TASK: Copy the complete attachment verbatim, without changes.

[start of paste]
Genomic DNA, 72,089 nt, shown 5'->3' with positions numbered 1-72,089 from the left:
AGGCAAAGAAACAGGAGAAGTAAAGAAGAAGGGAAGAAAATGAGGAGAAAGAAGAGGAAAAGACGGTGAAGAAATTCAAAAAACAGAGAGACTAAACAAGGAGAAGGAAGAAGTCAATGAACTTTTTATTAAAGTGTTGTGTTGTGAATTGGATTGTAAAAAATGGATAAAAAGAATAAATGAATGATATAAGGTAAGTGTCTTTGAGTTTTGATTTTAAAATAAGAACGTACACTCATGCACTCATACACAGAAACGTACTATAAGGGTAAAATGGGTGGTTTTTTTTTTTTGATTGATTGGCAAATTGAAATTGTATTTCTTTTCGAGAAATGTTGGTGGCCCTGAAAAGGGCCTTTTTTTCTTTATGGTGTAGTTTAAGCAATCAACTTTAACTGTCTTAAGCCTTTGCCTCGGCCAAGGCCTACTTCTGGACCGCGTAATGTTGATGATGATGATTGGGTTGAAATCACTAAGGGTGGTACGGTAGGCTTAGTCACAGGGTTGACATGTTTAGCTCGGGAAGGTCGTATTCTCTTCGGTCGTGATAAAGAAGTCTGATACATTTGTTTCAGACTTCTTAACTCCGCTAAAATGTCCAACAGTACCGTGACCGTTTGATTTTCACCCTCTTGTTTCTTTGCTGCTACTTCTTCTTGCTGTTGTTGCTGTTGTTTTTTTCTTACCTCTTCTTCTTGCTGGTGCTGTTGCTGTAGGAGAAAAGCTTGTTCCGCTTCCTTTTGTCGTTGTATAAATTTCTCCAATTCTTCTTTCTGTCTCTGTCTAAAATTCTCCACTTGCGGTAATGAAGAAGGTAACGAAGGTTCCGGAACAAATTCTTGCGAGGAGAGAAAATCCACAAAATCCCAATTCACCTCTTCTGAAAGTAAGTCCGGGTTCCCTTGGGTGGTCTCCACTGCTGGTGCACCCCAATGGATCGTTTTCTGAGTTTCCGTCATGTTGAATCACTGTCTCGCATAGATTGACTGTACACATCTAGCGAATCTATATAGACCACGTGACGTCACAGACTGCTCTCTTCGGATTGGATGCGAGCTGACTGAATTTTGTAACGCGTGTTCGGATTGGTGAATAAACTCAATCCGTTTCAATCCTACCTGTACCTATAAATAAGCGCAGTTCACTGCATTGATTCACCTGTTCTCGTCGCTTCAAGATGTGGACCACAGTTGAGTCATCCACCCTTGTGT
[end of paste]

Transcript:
Genomic DNA, 72,089 nt, shown 5'->3' with positions numbered 1-72,089 from the left:
AGGCAAAGAAACAGGAGAAGTAAAGAAGAAGGGAAGAAAATGAGGAGAAAGAAGAGGAAAAGACGGTGAAGAAATTCAAAAAACAGAGAGACTAAACAAGGAGAAGGAAGAAGTCAATGAACTTTTTATTAAAGTGTTGTGTTGTGAATTGGATTGTAAAAAATGGATAAAAAGAATAAATGAATGATATAAGGTAAGTGTCTTTGAGTTTTGATTTTAAAATAAGAACGTACACTCATGCACTCATACACAGAAACGTACTATAAGGGTAAAATGGGTGGTTTTTTTTTTTTGATTGATTGGCAAATTGAAATTGTATTTCTTTTCGAGAAATGTTGGTGGCCCTGAAAAGGGCCTTTTTTTCTTTATGGTGTAGTTTAAGCAATCAACTTTAACTGTCTTAAGCCTTTGCCTCGGCCAAGGCCTACTTCTGGACCGCGTAATGTTGATGATGATGATTGGGTTGAAATCACTAAGGGTGGTACGGTAGGCTTAGTCACAGGGTTGACATGTTTAGCTCGGGAAGGTCGTATTCTCTTCGGTCGTGATAAAGAAGTCTGATACATTTGTTTCAGACTTCTTAACTCCGCTAAAATGTCCAACAGTACCGTGACCGTTTGATTTTCACCCTCTTGTTTCTTTGCTGCTACTTCTTCTTGCTGTTGTTGCTGTTGTTTTTTTCTTACCTCTTCTTCTTGCTGGTGCTGTTGCTGTAGGAGAAAAGCTTGTTCCGCTTCCTTTTGTCGTTGTATAAATTTCTCCAATTCTTCTTTCTGTCTCTGTCTAAAATTCTCCACTTGCGGTAATGAAGAAGGTAACGAAGGTTCCGGAACAAATTCTTGCGAGGAGAGAAAATCCACAAAATCCCAATTCACCTCTTCTGAAAGTAAGTCCGGGTTCCCTTGGGTGGTCTCCACTGCTGGTGCACCCCAATGGATCGTTTTCTGAGTTTCCGTCATGTTGAATCACTGTCTCGCATAGATTGACTGTACACATCTAGCGAATCTATATAGACCACGTGACGTCACAGACTGCTCTCTTCGGATTGGATGCGAGCTGACTGAATTTTGTAACGCGTGTTCGGATTGGTGAATAAACTCAATCCGTTTCAATCCTACCTGTACCTATAAATAAGCGCAGTTCACTGCATTGATTCACCTGTTCTCGTCGCTTCAAGATGTGGACCACAGTTGAGTCATCCACCCTTGTGT